STARRED REVIEW
October 09, 2018

Invisible

By Pete Hautman
Review by

Ask anyone, and they’ll tell you: Al Capone was sent to prison for tax evasion and not for murder. Fewer people know that the equally notorious Lucky Luciano was brought down in 1936 for compulsory prostitution. And almost nobody knows that the lawyer who brought Luciano to justice was a black female attorney working on Special Prosecutor Thomas Dewey’s team. Eunice Hunton Carter, Invisible author Stephen L. Carter’s grandmother, was brilliant, ambitious and courageous. The fact that so few know her name has far more to do with bias than her ability or her determination.

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Ask anyone, and they’ll tell you: Al Capone was sent to prison for tax evasion and not for murder. Fewer people know that the equally notorious Lucky Luciano was brought down in 1936 for compulsory prostitution. And almost nobody knows that the lawyer who brought Luciano to justice was a black female attorney working on Special Prosecutor Thomas Dewey’s team. Eunice Hunton Carter, Invisible author Stephen L. Carter’s grandmother, was brilliant, ambitious and courageous. The fact that so few know her name has far more to do with bias than her ability or her determination.

Hunton Carter was the daughter of William and Addie Hunton, both prominent civil rights advocates. Addie Hunton in particular bore fearless witness to racial discrimination wherever she found it, whether in the heart of Klan territory or on the Western Front of World War I. Their daughter inherited their intellect, talent, drive and fortitude. With magnificent self-discipline, she achieved an impressive array of accomplishments, including earning a bachelor’s and a master’s degree from Smith College, earning a J.D. from Fordham while doing social work full time, successfully negotiating the byzantine Harlem social pyramid and heading the largest division of the New York District Attorney’s Office. She was a tireless campaigner for the Republican party.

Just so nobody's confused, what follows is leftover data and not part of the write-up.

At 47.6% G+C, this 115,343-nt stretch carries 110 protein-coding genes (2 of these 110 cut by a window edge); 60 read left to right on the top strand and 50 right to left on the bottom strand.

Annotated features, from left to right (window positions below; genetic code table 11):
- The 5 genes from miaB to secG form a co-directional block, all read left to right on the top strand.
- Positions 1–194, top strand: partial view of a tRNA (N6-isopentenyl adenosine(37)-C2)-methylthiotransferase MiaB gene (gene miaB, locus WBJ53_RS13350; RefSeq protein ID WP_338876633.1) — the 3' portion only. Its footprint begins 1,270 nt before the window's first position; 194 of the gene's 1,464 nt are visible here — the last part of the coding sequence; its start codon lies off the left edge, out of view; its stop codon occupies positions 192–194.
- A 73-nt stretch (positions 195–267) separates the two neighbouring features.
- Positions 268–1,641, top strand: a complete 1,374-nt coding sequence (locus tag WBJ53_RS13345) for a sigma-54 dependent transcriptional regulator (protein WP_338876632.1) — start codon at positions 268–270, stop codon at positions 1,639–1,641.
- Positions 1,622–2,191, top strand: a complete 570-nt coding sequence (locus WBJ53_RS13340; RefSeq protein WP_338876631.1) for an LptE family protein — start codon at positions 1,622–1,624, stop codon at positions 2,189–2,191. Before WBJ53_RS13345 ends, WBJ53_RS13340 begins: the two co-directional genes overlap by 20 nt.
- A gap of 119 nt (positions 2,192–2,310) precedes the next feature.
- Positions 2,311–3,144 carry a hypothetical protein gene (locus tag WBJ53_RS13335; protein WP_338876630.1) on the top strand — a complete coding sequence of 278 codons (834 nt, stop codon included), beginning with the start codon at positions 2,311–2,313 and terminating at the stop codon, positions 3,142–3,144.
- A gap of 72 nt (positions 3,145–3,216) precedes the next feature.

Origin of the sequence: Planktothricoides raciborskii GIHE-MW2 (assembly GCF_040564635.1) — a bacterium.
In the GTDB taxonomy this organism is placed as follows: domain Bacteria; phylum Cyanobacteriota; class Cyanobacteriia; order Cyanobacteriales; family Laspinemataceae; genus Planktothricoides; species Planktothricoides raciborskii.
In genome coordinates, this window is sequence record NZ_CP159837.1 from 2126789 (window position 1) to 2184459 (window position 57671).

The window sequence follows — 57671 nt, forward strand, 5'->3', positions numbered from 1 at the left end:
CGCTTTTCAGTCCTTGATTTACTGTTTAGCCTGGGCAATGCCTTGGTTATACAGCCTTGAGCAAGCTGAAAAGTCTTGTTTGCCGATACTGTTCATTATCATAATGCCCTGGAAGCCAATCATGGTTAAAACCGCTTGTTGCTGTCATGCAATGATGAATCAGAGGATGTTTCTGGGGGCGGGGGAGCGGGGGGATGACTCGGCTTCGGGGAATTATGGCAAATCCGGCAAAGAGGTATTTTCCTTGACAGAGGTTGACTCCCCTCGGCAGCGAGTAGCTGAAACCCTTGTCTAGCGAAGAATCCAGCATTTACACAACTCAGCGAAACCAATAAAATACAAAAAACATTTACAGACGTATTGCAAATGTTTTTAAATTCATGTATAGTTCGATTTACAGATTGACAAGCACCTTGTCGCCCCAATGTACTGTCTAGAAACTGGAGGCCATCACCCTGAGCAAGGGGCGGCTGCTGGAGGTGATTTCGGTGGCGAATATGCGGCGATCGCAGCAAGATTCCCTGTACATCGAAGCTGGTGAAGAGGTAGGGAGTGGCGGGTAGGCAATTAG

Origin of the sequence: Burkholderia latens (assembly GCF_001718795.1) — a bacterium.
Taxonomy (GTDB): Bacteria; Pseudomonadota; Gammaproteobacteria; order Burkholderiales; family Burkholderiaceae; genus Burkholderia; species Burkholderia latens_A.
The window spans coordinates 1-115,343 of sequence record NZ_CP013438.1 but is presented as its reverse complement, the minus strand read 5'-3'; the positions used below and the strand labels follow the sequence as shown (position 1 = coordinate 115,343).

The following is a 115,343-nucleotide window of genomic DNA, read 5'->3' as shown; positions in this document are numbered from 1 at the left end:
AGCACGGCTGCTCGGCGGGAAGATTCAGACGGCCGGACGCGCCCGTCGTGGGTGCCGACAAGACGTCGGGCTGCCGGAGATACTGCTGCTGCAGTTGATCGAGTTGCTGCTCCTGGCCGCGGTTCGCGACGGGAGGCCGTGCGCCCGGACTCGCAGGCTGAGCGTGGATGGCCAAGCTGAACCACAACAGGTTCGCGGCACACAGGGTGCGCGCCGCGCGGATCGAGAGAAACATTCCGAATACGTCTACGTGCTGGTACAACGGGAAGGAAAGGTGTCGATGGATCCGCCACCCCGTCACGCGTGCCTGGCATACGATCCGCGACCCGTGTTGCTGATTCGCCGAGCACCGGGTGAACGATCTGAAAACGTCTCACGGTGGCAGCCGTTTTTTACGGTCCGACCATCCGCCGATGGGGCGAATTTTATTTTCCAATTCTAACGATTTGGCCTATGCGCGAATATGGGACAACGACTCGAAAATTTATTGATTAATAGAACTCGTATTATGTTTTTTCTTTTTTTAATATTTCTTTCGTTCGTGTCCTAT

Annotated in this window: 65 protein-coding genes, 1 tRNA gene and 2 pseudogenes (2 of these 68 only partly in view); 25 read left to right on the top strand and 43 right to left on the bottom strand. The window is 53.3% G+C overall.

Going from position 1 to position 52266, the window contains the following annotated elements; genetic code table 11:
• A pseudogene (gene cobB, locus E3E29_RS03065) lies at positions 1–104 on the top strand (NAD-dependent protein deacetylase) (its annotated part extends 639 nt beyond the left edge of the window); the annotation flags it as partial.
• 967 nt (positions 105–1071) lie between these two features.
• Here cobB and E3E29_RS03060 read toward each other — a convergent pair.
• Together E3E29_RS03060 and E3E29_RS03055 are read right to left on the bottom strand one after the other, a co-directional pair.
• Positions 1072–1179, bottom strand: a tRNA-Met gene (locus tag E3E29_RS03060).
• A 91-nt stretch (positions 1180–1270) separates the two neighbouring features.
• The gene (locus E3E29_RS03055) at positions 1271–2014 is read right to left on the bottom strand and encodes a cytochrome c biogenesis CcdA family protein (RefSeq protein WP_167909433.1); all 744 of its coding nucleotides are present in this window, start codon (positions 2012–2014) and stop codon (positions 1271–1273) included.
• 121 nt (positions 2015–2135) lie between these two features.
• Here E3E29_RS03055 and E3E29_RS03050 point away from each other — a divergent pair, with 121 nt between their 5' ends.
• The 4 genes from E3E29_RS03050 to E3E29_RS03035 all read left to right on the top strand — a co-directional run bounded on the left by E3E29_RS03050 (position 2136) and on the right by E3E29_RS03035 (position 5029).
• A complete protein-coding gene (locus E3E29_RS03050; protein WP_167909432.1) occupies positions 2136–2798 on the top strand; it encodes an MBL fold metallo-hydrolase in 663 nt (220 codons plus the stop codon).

With this record, Hunton Carter should have been a judge or a prominent elected official. Instead, she was stymied, disadvantaged by her race and her gender, as well as by her brother’s communist leanings. A lesser woman would have thrown in the towel. Instead, Hunton Carter persisted, and she launched a new career as an international peace advocate.

In Invisible, Yale law professor and bestselling author Stephen L. Carter meticulously details his grandmother’s accomplishments and her disappointments. His admiration for this remarkable woman is infectious. Ultimately, the reader is forced to ask, “What if?” What if Hunton Carter had lived in a world where race and gender were irrelevant? What else would she have accomplished? And what would we have gained?

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Invisible

Invisible

By Pete Hautman
Simon & Schuster
ISBN 9780689868009

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